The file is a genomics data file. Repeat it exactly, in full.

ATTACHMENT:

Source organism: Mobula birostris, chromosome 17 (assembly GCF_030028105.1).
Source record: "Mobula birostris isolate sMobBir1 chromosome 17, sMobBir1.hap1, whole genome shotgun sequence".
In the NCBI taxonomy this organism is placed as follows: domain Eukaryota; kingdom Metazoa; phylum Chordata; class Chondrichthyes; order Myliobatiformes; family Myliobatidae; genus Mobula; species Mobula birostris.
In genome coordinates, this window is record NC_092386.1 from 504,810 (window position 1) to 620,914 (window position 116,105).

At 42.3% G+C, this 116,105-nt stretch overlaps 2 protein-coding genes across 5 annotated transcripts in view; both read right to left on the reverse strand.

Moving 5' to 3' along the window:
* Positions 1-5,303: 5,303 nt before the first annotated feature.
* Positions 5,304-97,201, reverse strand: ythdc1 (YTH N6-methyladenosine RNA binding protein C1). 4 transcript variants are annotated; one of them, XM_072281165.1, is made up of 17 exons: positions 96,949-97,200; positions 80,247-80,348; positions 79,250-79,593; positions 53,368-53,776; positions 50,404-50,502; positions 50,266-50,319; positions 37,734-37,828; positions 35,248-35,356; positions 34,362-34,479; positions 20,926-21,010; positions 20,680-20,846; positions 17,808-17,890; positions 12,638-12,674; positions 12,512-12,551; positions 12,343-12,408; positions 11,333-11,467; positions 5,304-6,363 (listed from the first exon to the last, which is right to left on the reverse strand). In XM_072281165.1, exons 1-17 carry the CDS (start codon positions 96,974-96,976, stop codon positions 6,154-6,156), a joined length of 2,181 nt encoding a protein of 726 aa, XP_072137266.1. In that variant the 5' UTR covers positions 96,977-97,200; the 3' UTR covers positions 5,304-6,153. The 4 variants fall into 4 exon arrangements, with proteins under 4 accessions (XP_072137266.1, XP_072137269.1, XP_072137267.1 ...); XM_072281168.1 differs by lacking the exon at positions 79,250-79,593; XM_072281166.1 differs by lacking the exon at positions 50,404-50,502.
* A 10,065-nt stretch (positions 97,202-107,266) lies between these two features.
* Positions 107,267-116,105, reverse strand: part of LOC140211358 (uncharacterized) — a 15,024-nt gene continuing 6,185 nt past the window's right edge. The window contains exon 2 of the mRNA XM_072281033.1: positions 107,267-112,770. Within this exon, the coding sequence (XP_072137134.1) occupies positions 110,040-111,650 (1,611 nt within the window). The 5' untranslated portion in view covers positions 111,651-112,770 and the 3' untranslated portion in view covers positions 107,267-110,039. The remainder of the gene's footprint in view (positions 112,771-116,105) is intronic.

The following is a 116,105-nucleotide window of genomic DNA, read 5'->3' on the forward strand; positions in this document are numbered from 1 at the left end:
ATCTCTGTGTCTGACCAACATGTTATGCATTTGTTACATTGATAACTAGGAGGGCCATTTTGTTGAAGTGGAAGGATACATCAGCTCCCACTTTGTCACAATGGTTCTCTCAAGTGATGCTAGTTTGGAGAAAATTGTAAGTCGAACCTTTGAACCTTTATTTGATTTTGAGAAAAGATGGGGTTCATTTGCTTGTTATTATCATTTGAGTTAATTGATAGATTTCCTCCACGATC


Source organism: Mobula birostris, chromosome 17 (assembly GCF_030028105.1).
Source record: "Mobula birostris isolate sMobBir1 chromosome 17, sMobBir1.hap1, whole genome shotgun sequence".
In the NCBI taxonomy this organism is placed as follows: domain Eukaryota; kingdom Metazoa; phylum Chordata; class Chondrichthyes; order Myliobatiformes; family Myliobatidae; genus Mobula; species Mobula birostris.
In genome coordinates, this window is record NC_092386.1 from 504,810 (window position 1) to 620,914 (window position 116,105).

At 42.3% G+C, this 116,105-nt stretch overlaps 2 protein-coding genes across 5 annotated transcripts in view; both read right to left on the reverse strand.

Moving 5' to 3' along the window:
* Positions 1-5,303: 5,303 nt before the first annotated feature.
* Positions 5,304-97,201, reverse strand: ythdc1 (YTH N6-methyladenosine RNA binding protein C1). 4 transcript variants are annotated; one of them, XM_072281165.1, is made up of 17 exons: positions 96,949-97,200; positions 80,247-80,348; positions 79,250-79,593; positions 53,368-53,776; positions 50,404-50,502; positions 50,266-50,319; positions 37,734-37,828; positions 35,248-35,356; positions 34,362-34,479; positions 20,926-21,010; positions 20,680-20,846; positions 17,808-17,890; positions 12,638-12,674; positions 12,512-12,551; positions 12,343-12,408; positions 11,333-11,467; positions 5,304-6,363 (listed from the first exon to the last, which is right to left on the reverse strand). In XM_072281165.1, exons 1-17 carry the CDS (start codon positions 96,974-96,976, stop codon positions 6,154-6,156), a joined length of 2,181 nt encoding a protein of 726 aa, XP_072137266.1. In that variant the 5' UTR covers positions 96,977-97,200; the 3' UTR covers positions 5,304-6,153. The 4 variants fall into 4 exon arrangements, with proteins under 4 accessions (XP_072137266.1, XP_072137269.1, XP_072137267.1 ...); XM_072281168.1 differs by lacking the exon at positions 79,250-79,593; XM_072281166.1 differs by lacking the exon at positions 50,404-50,502.
* A 10,065-nt stretch (positions 97,202-107,266) lies between these two features.
* Positions 107,267-116,105, reverse strand: part of LOC140211358 (uncharacterized) — a 15,024-nt gene continuing 6,185 nt past the window's right edge. The window contains exon 2 of the mRNA XM_072281033.1: positions 107,267-112,770. Within this exon, the coding sequence (XP_072137134.1) occupies positions 110,040-111,650 (1,611 nt within the window). The 5' untranslated portion in view covers positions 111,651-112,770 and the 3' untranslated portion in view covers positions 107,267-110,039. The remainder of the gene's footprint in view (positions 112,771-116,105) is intronic.

The following is a 116,105-nucleotide window of genomic DNA, read 5'->3' on the forward strand; positions in this document are numbered from 1 at the left end:
ATCTCTGTGTCTGACCAACATGTTATGCATTTGTTACATTGATAACTAGGAGGGCCATTTTGTTGAAGTGGAAGGATACATCAGCTCCCACTTTGTCACAATGGTTCTCTCAAGTGATGCTAGTTTGGAGAAAATTGTAAGTCGAACCTTTGAACCTTTATTTGATTTTGAGAAAAGATGGGGTTCATTTGCTTGTTATTATCATTTGAGTTAATTGATAGATTTCCTCCACGATC